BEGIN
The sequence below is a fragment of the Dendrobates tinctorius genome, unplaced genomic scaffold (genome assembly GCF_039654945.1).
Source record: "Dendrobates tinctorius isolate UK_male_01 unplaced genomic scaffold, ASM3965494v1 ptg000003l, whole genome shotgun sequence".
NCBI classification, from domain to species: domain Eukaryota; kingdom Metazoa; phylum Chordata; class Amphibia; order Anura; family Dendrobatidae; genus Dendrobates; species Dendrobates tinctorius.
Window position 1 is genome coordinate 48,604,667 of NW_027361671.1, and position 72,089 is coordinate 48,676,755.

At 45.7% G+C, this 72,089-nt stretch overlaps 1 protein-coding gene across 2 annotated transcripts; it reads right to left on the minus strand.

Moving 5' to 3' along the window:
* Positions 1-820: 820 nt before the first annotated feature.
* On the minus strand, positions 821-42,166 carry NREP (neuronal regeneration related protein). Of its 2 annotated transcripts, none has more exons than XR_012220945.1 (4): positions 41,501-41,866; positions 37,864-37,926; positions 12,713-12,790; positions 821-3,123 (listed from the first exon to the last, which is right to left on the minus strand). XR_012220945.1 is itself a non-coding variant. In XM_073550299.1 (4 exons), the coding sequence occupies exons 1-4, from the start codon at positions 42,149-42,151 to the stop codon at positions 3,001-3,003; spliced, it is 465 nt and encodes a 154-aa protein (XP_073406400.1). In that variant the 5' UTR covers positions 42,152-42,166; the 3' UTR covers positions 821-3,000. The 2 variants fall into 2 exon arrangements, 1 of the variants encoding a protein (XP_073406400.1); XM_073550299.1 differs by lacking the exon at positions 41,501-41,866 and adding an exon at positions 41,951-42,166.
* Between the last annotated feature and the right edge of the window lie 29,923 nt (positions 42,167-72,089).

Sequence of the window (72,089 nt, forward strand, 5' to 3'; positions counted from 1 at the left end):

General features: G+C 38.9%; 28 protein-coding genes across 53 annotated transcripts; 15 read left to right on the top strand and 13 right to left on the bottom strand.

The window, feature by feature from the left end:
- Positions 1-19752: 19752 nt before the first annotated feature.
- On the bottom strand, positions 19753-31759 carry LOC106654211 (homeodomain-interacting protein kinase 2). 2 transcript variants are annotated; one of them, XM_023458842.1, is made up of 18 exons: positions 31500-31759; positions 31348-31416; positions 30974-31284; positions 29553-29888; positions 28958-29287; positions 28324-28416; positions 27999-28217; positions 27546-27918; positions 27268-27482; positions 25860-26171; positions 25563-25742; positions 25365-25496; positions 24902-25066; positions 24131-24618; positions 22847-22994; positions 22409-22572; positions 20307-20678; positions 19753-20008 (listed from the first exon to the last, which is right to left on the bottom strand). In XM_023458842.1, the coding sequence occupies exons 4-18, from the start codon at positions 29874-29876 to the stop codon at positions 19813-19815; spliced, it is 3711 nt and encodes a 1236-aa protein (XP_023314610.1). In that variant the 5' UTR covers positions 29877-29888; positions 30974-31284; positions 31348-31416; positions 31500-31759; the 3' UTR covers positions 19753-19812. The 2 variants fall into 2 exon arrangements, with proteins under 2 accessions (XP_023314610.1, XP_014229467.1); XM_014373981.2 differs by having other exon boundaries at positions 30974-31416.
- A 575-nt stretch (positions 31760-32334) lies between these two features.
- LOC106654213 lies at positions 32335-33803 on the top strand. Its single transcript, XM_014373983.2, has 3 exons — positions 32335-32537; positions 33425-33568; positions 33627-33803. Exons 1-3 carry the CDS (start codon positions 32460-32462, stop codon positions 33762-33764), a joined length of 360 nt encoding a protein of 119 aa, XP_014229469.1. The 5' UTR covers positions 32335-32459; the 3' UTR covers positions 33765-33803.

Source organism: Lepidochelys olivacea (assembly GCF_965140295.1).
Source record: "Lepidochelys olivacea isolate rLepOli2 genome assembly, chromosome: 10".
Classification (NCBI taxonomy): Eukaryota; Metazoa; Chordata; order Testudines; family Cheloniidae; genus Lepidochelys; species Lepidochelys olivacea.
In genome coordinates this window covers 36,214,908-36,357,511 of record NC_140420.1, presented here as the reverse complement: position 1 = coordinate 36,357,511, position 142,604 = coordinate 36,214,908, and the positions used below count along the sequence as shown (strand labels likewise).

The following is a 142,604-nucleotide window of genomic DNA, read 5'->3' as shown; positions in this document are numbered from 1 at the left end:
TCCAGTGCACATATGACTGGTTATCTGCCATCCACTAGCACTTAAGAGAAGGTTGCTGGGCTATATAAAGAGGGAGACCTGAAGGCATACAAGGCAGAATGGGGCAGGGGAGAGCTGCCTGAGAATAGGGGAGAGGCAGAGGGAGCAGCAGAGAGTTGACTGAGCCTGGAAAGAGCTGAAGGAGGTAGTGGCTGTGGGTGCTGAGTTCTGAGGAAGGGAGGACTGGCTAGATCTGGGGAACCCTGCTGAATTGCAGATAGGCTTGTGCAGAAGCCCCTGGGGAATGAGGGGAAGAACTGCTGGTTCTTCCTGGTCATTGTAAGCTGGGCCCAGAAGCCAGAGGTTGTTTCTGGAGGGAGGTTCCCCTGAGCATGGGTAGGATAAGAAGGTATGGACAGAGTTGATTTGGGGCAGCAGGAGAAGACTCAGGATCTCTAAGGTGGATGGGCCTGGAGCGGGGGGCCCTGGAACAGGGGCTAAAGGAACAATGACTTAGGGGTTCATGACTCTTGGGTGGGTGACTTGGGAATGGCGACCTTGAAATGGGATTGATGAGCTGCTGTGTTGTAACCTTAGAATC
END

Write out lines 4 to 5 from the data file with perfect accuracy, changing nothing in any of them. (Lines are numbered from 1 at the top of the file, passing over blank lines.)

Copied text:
Window position 1 is genome coordinate 48,604,667 of NW_027361671.1, and position 72,089 is coordinate 48,676,755.

At 45.7% G+C, this 72,089-nt stretch overlaps 1 protein-coding gene across 2 annotated transcripts; it reads right to left on the minus strand.